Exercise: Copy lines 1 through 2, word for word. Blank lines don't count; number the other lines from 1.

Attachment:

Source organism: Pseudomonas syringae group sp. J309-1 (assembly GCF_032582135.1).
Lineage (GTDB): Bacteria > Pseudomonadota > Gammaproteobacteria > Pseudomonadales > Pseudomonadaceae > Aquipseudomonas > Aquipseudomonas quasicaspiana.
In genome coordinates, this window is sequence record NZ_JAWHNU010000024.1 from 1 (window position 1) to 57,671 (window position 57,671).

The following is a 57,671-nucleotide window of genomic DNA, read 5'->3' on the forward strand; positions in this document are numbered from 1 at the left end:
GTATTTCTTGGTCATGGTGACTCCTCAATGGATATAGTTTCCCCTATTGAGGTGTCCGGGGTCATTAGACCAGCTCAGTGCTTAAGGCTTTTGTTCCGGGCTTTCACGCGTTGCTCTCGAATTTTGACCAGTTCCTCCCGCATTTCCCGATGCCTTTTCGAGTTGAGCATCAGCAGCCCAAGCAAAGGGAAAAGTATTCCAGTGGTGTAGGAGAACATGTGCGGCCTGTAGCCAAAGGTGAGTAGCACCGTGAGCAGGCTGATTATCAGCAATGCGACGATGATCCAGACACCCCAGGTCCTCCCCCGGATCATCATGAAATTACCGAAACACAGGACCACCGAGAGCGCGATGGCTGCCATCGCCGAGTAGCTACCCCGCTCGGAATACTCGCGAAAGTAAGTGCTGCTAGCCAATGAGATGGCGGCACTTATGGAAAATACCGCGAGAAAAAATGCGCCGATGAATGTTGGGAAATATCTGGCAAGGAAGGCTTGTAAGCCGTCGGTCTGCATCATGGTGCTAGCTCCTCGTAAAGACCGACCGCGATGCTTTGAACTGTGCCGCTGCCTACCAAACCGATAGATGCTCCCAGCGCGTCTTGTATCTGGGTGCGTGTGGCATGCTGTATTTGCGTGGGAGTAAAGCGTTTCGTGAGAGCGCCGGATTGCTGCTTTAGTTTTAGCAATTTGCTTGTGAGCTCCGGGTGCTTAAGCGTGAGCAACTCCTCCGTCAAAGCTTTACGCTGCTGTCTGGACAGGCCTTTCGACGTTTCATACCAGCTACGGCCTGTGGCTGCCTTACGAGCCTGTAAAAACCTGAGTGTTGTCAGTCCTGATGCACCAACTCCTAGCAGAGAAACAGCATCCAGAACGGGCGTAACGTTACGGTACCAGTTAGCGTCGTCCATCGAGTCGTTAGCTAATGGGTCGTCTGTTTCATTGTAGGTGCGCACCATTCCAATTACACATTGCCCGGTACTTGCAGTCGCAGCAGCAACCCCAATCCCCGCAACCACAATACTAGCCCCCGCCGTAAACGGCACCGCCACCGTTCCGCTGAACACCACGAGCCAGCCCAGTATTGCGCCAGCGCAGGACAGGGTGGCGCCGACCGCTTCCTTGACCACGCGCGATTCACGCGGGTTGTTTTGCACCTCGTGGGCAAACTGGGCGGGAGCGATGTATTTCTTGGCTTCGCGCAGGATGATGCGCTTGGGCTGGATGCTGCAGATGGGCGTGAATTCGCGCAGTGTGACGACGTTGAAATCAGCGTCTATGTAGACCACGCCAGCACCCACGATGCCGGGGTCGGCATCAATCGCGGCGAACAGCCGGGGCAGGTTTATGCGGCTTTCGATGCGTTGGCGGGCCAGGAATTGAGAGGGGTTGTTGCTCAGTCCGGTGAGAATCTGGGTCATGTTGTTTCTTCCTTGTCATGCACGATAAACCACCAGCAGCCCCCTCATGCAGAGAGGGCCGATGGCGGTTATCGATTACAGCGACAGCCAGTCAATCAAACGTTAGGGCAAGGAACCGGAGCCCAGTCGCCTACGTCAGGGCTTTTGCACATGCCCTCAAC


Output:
Source organism: Pseudomonas syringae group sp. J309-1 (assembly GCF_032582135.1).
Lineage (GTDB): Bacteria > Pseudomonadota > Gammaproteobacteria > Pseudomonadales > Pseudomonadaceae > Aquipseudomonas > Aquipseudomonas quasicaspiana.